13 Tips For Adjusting your Spiritual Life in the Age of Coronavirus

We’ve put together a list of ideas for you to try out during this difficult time.

The Bishops’ Conference of England and Wales has updated its guidelines, and as part of the efforts to combat the spread of the coronavirus COVID-19, public acts of worship have been suspended. However, despite these challenges to living out our faith in public, there are things that we can do to adjust and make the best out of a difficult situation. To that end, we’ve prepared a list of tips that you can use to help your spiritual life during these isolating times.

Follow our social media accounts

Both our Outreach and SPEC teams are working hard to provide you with daily content during this time in which we can’t physically run retreats or events in parishes, schools and elsewhere. We’ve been posting videos on prayer, links to news updates, inspiring pictures and more. In the coming weeks, we’ll be posting more of this, as well as some new features, such as our Countdown to Easter series and live-streaming Vespers at the SPEC Retreat Centre.

To follow us, check out our two Facebook pages here and here, our two Instagram accounts here and here, our Twitter account here and our YouTube account here.

Breathing exercises for prayer

As many of us will probably have a little extra time spare, we can better-prepare our prayer time; one of the ways to do this is practice some breathing techniques to help to focus us better. Have a look at our resource on how to do this well.

Lectio Divina

Ever struggled with reading or processing Scripture? Lectio Divina is a great way to personally connect with the Word of God. In Lectio Divina, the chosen spiritual text is read four times in total, giving an opportunity to think deeply about it and respond thoughtfully. When we practice Lectio Divina, we can imagine we’re actually involved in the events of Scripture – for example, hearing God’s words to the Israelites in the desert. Click our link to find out how to get started.

Make a rosary

Got some string, matches, a tea light and some scissors at home? Perfect! You can make your own rosary with the help of our handy how-to video. These easy-to-make rosaries not only ease your boredom at home but are also great gifts for friends, family or even neighbours. Get the family together and get creating!

Learn more about the Mass

Sadly, public Masses are cancelled at the moment, but every cloud has a silver lining and now is a great chance to really grow your knowledge and appreciation of the Mass. Check out our resources here so that when you get to go to Mass again, it will be an even richer experience.

Join the Mass online

Priests will continue to celebrate Mass in a church within their parish without the faithful on a daily basis. There are some great online feeds where the Mass is being livestreamed so you don’t miss out.

Clean your room

With everything that’s going on in the world, and with the government telling us to stay at home for longer periods of time than we’re accustomed to, it can be easy to feel like we’re not in control of anything – and this can perhaps feel stressful. So take some control and do what you can to bring order into your life. A great idea is to clean your room. Clean it, keep it clean and make it beautiful.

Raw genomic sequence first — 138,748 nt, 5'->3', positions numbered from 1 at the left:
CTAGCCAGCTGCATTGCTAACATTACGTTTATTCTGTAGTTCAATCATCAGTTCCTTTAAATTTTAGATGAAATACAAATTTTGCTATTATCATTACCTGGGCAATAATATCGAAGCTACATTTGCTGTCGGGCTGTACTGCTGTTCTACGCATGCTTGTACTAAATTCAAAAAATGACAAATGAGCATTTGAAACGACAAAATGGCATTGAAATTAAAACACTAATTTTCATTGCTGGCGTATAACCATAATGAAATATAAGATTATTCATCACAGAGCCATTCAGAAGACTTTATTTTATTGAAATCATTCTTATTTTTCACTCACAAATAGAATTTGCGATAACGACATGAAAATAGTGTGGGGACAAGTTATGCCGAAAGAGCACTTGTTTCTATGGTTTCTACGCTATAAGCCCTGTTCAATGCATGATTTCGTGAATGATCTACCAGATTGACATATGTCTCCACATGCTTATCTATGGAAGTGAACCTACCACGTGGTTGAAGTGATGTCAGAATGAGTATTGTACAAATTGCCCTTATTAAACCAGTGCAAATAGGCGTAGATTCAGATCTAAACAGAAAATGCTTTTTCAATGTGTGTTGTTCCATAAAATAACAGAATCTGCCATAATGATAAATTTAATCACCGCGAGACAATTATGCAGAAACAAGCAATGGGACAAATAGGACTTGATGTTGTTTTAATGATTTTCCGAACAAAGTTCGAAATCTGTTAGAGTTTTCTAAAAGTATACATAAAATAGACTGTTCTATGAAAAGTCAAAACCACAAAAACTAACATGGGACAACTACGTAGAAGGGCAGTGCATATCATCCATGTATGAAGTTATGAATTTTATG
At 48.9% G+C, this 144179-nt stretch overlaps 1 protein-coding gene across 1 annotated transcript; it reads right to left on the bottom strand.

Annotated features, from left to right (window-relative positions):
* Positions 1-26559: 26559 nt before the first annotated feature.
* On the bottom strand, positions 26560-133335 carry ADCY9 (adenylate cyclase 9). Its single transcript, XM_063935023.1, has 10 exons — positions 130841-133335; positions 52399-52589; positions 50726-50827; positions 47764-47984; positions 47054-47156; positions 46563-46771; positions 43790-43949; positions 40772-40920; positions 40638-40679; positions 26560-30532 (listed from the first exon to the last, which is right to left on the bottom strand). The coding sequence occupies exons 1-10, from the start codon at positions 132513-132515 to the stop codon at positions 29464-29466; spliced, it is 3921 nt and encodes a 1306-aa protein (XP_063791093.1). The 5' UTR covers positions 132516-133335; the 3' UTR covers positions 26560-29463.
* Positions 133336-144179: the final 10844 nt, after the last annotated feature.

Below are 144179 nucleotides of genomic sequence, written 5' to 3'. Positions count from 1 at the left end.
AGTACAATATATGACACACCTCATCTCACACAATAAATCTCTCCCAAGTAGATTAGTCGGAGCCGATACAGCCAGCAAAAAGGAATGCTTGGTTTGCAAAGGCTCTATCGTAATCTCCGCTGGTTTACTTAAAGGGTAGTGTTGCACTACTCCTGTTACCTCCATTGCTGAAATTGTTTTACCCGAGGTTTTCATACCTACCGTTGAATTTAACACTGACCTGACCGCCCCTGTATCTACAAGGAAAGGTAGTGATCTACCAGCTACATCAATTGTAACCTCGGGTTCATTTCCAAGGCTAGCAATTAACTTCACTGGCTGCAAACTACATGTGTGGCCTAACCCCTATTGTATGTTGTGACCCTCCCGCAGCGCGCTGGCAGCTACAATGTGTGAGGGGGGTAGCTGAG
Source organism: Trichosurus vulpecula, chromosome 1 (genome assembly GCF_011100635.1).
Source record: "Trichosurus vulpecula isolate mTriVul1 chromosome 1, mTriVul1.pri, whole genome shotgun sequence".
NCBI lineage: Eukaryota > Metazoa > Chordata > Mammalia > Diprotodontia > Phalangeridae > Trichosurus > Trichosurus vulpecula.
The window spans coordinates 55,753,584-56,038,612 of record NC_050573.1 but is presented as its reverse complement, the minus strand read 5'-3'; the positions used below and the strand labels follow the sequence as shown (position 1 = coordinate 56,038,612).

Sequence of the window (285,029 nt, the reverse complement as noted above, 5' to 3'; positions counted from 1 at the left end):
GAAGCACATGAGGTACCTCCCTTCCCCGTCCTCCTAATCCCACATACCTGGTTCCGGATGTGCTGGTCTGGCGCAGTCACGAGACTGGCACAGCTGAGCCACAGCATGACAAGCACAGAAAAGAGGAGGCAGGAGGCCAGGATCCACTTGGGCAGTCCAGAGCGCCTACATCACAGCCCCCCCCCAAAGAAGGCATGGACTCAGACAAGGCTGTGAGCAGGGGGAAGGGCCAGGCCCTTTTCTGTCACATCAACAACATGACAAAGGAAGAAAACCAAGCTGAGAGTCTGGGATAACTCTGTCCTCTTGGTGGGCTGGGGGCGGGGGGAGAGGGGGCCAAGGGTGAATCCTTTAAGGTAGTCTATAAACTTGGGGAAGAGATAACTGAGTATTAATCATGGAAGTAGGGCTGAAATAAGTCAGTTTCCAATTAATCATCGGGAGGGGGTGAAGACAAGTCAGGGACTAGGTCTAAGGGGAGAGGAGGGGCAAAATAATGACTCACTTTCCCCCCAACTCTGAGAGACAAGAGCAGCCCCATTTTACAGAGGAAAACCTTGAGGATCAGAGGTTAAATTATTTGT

Make a shrine

With it being impossible to go to Mass at the moment, and freedom of movement limited, why not make (in your recently cleaned room) a beautiful little shrine that you can use as a focus for your prayer time. It could consist simply of a bible and a candle, or include other items, such as statues and pictures.

Get creative!

Remember when you were a child and you could spend hours getting lost in paining or making up stories? Why not pick up the guitar that’s been gathering dust in the corner of you room for months and try to learn a simple song?

Get outside when you can

Even if you are self-isolating right now, it’s always good to get outdoors and get some fresh air when we can – but of course, whilst making sure to practice social distancing. It can give us some perspective and get us outside of our own heads.

Sit quietly in a room

No really. As the great seventeenth century philosopher Blaise Pascal said, “All of humanity’s problems stem from man’s inability to sit quietly in a room alone.” In our day-to-day lives, it can be tempting to push away the bigger questions of life such as, “Why am I here?”, “Does God really exist?”, “Is there life after death?”, and instead pop our headphones on and listen to a podcast. It’s tricky to be left along with our thoughts sometimes. Bishop Robert Baron has some great tips on how to use times of silence well. Check them out here.

Check out some Catholic films

With extra time on our hands we know how tempting it is to mindlessly flick through Netflix, watching the same old shows over and over again, our minds slowly turning to mush. What else are we meant to watch, I hear you cry?! Why not delve into some good Catholic movies! There are some great options out there, which are both entertaining and can teach us so much about our faith. Some of our recommendations are The Shack, Risen, The Passion of the Christ and Prince of Egypt.

Try to enjoy this time as much as possible

We know that uncertainty can cause a huge amount of stress and anxiety, but we really want to encourage you to relax during this time and try to see some good in it. We already know that God has the victory, so let’s try and cling to that peace as much as we can.

Can you video chat some of your relatives, maybe those overseas, who you don’t usually have time to chat to? Sort out your room and de-clutter. Perhaps you can give your unwanted items to charity shops in a few weeks’ time?

It’s hard to make the best of things all the time, so don’t feel pressure to fill each moment creatively. But remember, “Tears may flow in the night, but joy comes in the morning.”